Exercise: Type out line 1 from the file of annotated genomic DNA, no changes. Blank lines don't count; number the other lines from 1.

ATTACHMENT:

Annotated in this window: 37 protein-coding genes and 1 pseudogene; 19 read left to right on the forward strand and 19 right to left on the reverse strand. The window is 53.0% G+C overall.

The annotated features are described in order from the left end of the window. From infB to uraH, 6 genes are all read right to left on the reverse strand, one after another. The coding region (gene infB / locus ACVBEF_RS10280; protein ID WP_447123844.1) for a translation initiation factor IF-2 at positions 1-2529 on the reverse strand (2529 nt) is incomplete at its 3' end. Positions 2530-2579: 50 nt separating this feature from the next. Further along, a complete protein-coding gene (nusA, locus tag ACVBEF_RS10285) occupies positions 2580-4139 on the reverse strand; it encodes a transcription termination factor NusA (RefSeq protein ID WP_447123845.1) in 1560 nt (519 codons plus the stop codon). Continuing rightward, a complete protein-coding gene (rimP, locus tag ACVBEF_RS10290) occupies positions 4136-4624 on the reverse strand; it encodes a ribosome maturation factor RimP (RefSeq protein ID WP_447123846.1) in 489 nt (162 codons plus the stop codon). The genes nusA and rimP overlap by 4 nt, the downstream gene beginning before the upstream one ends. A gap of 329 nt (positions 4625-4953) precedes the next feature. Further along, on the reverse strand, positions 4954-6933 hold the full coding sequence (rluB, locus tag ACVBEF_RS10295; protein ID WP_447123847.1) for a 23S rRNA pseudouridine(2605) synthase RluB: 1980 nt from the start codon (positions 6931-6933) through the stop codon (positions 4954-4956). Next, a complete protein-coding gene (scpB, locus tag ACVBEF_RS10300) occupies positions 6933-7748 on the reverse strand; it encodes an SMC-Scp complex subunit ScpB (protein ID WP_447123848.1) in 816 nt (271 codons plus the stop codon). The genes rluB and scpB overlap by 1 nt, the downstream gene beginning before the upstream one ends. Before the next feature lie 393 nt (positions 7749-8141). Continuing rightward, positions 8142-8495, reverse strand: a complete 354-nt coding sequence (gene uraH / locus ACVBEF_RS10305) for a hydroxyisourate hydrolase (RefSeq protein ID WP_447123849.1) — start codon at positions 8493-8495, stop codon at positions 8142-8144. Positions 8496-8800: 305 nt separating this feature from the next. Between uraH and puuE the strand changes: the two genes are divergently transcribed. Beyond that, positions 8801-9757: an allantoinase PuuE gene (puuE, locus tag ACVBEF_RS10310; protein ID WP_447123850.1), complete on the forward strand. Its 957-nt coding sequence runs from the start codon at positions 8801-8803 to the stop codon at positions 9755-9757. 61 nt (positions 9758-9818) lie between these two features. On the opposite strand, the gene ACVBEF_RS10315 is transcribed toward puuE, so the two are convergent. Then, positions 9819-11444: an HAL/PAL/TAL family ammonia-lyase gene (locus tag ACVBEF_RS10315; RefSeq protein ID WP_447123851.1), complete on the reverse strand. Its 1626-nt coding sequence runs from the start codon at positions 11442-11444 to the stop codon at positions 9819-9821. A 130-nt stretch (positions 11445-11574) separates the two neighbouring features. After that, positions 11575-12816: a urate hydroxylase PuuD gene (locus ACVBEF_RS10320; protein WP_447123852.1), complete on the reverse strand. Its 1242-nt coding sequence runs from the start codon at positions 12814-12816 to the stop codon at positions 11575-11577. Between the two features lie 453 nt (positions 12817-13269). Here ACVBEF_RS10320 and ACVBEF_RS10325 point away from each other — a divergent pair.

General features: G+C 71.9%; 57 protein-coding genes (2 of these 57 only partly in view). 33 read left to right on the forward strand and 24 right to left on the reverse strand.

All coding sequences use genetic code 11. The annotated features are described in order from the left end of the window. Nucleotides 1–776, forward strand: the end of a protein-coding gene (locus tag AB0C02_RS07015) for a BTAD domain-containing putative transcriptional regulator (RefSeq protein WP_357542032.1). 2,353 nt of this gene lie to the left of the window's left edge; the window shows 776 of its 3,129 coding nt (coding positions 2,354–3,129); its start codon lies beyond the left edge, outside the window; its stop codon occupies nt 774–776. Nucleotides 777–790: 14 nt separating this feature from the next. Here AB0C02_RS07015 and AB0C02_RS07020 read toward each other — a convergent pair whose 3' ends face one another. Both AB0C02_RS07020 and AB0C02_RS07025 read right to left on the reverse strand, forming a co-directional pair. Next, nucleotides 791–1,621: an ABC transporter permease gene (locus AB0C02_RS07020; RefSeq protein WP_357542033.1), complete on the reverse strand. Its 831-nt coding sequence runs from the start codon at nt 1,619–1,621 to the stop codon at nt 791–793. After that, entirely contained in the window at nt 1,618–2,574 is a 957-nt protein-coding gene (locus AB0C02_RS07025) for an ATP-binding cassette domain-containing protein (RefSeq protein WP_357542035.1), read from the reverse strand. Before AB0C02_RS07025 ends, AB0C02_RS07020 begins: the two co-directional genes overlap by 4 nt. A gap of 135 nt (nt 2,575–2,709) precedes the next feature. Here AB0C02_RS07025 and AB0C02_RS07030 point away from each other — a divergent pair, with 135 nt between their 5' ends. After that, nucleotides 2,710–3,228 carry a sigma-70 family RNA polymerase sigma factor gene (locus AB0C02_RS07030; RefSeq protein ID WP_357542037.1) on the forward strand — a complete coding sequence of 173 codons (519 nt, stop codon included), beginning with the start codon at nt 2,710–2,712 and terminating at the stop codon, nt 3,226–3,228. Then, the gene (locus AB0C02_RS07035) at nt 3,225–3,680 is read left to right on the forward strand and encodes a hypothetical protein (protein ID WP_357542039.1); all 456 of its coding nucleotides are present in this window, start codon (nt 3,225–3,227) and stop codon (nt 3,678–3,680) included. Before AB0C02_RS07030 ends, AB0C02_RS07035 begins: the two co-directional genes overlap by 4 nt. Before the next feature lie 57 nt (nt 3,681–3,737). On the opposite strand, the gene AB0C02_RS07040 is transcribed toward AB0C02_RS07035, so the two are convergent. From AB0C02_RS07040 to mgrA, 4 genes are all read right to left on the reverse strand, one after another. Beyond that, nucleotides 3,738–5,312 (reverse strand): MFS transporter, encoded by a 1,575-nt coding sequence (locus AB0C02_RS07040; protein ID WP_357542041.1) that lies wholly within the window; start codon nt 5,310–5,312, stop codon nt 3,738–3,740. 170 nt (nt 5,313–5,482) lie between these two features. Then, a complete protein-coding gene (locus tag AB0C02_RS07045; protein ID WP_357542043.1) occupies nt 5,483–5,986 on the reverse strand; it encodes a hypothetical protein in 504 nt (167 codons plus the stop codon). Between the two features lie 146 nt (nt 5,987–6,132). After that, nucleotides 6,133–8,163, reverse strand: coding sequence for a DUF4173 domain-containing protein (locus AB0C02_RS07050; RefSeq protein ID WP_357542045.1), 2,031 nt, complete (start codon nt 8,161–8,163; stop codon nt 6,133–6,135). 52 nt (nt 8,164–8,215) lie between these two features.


Annotated in this window: 37 protein-coding genes and 1 pseudogene; 19 read left to right on the forward strand and 19 right to left on the reverse strand. The window is 53.0% G+C overall.